Death, grief and loss are highly personal experiences but a collection of artists have used those emotions to create beauty in art that at the same time explores the taboos around death and provokes deep thought.
The Thin Veil brings together the works of a group of artists from around the country that look closely at loss, memory and grief.
Local artist Jessie Stanley’s work Southern Cross, a fragile paper skull suspended over a chart, explores the losses associated with Australia’s early history.
“I started making the paper skull a couple of years ago on Australia Day as a gesture of solidarity for our first people and what that day means to them,” she said.
A more recent addition to the work is a chart which the skull is suspended over. The chart has a number of hand-embossed words that detail the losses that both sides – indigenous Australians and early settlers –endured in the early days of settlement.
“It’s intended to spur thought and discussion and raise awareness of the frontier war,” Ms Stanley said.
Another piece is from Adelaide artist Saskia Scott who lost her mother when she quite young, and kept her mothers clothes. Seven years later she opened the clothing and processed her grief by dipping the clothes in to black porcelain and firing it. The clothing burnt away but the porcelain remained creating a fragile work suggesting her mother is still present, yet she is not.
Local artist, Kim Anderson’s work will hang from the ceiling, her ethereal tissue giving the name to the exhibition, and Bethany Atkinson-Quinton’s podcast will be played in a corner, giving people a chance to listen quietly to her piece on grief in their own sanctuary.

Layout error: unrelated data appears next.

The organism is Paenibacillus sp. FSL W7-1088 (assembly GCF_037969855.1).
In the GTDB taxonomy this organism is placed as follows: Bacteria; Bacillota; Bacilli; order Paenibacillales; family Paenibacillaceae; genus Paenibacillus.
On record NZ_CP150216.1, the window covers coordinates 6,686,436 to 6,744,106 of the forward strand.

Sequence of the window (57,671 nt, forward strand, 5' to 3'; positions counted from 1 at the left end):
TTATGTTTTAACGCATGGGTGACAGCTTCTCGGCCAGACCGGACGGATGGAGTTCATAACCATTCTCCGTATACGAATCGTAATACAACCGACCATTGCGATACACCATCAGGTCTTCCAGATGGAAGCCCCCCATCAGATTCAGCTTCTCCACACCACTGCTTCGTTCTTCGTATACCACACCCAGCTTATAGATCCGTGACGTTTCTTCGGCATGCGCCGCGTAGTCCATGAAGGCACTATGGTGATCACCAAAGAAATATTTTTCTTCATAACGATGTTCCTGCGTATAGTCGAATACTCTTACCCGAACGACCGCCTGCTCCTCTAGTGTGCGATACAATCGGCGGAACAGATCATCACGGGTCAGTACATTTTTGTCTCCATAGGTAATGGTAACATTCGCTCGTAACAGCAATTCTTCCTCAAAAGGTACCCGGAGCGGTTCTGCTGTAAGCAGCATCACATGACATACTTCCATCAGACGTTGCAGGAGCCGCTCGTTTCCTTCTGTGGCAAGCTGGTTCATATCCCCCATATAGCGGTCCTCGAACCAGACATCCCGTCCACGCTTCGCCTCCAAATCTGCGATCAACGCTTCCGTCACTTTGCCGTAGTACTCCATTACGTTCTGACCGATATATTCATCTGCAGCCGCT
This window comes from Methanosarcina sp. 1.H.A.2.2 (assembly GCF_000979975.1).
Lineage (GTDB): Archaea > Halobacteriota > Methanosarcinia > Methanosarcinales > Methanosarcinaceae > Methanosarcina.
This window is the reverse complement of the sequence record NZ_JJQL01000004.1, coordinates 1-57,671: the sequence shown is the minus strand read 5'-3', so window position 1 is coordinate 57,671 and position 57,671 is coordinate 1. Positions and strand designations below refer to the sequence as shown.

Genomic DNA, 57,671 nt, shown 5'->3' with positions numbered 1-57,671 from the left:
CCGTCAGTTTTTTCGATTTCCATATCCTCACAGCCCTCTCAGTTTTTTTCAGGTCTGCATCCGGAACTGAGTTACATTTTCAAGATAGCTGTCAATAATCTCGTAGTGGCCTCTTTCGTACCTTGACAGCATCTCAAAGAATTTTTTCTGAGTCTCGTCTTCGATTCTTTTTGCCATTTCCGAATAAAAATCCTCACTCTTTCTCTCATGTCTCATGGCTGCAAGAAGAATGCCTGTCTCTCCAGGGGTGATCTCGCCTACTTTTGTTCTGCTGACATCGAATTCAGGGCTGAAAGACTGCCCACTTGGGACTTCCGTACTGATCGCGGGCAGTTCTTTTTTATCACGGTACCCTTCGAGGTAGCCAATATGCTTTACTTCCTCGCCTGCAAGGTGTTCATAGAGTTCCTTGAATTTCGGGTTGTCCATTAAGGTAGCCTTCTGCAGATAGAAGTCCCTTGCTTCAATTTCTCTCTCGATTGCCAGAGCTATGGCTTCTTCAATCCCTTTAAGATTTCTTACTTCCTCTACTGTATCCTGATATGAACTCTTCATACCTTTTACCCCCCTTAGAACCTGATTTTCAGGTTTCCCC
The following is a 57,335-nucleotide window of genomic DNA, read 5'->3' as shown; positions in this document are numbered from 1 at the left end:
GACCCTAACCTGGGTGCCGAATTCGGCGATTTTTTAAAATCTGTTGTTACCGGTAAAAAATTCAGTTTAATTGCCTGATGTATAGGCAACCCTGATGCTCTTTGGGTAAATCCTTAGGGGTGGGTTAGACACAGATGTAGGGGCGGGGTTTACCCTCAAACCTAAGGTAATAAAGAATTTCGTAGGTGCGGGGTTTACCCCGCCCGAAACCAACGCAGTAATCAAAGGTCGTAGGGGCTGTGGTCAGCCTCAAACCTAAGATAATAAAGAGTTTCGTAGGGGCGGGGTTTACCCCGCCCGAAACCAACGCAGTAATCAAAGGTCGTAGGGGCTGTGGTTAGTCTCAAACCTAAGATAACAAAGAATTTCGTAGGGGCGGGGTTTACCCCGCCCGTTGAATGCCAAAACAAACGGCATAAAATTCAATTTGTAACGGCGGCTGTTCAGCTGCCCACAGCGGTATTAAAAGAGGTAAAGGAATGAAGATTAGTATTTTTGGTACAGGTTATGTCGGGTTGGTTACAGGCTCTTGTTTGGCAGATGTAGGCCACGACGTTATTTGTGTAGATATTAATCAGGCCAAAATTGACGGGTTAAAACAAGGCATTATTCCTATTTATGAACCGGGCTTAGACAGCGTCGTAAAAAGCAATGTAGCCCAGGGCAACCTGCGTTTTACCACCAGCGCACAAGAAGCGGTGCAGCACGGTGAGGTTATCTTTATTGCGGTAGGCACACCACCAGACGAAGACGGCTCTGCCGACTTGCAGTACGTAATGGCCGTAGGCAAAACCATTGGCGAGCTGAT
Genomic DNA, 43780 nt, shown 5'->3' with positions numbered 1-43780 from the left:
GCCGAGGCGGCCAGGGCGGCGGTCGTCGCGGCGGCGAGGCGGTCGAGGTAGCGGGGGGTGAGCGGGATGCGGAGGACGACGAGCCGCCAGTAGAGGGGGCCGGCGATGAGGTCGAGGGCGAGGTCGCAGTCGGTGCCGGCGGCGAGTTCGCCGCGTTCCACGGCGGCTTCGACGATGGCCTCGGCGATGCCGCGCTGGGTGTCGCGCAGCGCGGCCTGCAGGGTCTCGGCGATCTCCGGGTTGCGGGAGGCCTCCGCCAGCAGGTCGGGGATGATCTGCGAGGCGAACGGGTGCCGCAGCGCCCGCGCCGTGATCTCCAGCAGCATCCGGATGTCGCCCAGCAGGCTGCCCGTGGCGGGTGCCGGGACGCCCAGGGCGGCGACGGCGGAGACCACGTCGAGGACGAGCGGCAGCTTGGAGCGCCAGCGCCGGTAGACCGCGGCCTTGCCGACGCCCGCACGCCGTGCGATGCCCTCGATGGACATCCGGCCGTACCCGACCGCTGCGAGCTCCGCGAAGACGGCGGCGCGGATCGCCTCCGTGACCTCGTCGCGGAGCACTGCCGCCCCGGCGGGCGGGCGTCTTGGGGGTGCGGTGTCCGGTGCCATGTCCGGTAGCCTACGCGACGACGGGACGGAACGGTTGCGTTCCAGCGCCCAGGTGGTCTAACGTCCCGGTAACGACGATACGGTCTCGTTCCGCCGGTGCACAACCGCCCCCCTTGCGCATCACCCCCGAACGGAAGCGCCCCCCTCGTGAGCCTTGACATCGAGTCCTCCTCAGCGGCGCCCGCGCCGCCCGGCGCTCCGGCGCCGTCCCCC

Ms Stanley, who attended the exhibition opening last week, said the topic was difficult for some people to address.
“The theme is thin veil and the works deal with death but in very different ways … and obviously it confronts lots of people but I think it’s really interesting to address this kind of topic in a gallery setting,” she said.
“Death is something we confront in our lives but in Australian society it’s not embraced as part of life. It can be a very isolating experience losing somebody you love and because of that I think it’s really important to engage in this topic in a social setting, to normalise it and give people a space to think.”
Uniquely, the exhibition also encompasses the stark reality of death and the fight for life with a part of the gallery featuring a series of photographs on organ donation, from the moment of death and permission being secured, right through to the actual transplant.
“What I found interesting was the association with Donate Life and the front room being dedicated to telling the story of someone losing their life, but those organs being donated to someone which gives them life,” Ms Stanley said.
The Lost Ones Contemporary Art Gallery is hosting The Thin Veil until January 3.